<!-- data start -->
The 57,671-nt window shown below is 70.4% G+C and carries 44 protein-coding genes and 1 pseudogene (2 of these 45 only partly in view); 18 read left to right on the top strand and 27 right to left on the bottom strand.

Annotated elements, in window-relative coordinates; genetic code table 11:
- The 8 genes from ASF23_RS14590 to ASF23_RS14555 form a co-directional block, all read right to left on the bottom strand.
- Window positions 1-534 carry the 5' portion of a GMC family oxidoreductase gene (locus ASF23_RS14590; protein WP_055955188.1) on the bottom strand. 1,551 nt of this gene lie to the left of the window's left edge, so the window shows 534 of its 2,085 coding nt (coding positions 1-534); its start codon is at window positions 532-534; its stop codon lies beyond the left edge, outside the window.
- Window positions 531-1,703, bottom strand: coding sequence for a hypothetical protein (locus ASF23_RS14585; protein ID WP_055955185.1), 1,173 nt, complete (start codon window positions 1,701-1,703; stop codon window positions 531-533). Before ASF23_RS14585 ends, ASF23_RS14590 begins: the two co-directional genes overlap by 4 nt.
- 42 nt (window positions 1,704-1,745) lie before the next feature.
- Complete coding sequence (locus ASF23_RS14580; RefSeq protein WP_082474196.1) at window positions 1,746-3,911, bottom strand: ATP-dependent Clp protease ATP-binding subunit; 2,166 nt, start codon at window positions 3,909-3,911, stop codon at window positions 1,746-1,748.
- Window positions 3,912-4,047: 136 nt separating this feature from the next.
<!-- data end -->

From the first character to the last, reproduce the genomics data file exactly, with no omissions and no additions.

The 57,671-nt window shown below is 70.4% G+C and carries 44 protein-coding genes and 1 pseudogene (2 of these 45 only partly in view); 18 read left to right on the top strand and 27 right to left on the bottom strand.

Annotated elements, in window-relative coordinates; genetic code table 11:
- The 8 genes from ASF23_RS14590 to ASF23_RS14555 form a co-directional block, all read right to left on the bottom strand.
- Window positions 1-534 carry the 5' portion of a GMC family oxidoreductase gene (locus ASF23_RS14590; protein WP_055955188.1) on the bottom strand. 1,551 nt of this gene lie to the left of the window's left edge, so the window shows 534 of its 2,085 coding nt (coding positions 1-534); its start codon is at window positions 532-534; its stop codon lies beyond the left edge, outside the window.
- Window positions 531-1,703, bottom strand: coding sequence for a hypothetical protein (locus ASF23_RS14585; protein ID WP_055955185.1), 1,173 nt, complete (start codon window positions 1,701-1,703; stop codon window positions 531-533). Before ASF23_RS14585 ends, ASF23_RS14590 begins: the two co-directional genes overlap by 4 nt.
- 42 nt (window positions 1,704-1,745) lie before the next feature.
- Complete coding sequence (locus ASF23_RS14580; RefSeq protein WP_082474196.1) at window positions 1,746-3,911, bottom strand: ATP-dependent Clp protease ATP-binding subunit; 2,166 nt, start codon at window positions 3,909-3,911, stop codon at window positions 1,746-1,748.
- Window positions 3,912-4,047: 136 nt separating this feature from the next.